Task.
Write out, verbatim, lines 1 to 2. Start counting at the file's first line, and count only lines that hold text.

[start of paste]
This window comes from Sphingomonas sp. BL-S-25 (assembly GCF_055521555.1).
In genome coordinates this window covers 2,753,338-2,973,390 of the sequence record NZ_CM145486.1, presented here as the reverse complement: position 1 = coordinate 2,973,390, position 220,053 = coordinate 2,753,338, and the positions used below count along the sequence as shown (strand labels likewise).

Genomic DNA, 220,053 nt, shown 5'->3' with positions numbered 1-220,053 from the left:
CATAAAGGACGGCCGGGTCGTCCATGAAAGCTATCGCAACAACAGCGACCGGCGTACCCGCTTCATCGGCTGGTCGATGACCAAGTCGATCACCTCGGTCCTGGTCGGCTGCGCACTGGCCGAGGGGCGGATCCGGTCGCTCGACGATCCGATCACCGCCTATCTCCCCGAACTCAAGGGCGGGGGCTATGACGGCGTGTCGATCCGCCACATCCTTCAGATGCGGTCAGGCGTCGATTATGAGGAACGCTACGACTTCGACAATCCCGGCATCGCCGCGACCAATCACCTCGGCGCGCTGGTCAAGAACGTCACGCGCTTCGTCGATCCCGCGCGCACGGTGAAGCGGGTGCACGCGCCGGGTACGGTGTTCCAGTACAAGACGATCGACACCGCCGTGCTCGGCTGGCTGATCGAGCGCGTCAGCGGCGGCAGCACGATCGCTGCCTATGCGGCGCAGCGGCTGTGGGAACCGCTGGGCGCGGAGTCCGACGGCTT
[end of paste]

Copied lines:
This window comes from Sphingomonas sp. BL-S-25 (assembly GCF_055521555.1).
In genome coordinates this window covers 2,753,338-2,973,390 of the sequence record NZ_CM145486.1, presented here as the reverse complement: position 1 = coordinate 2,973,390, position 220,053 = coordinate 2,753,338, and the positions used below count along the sequence as shown (strand labels likewise).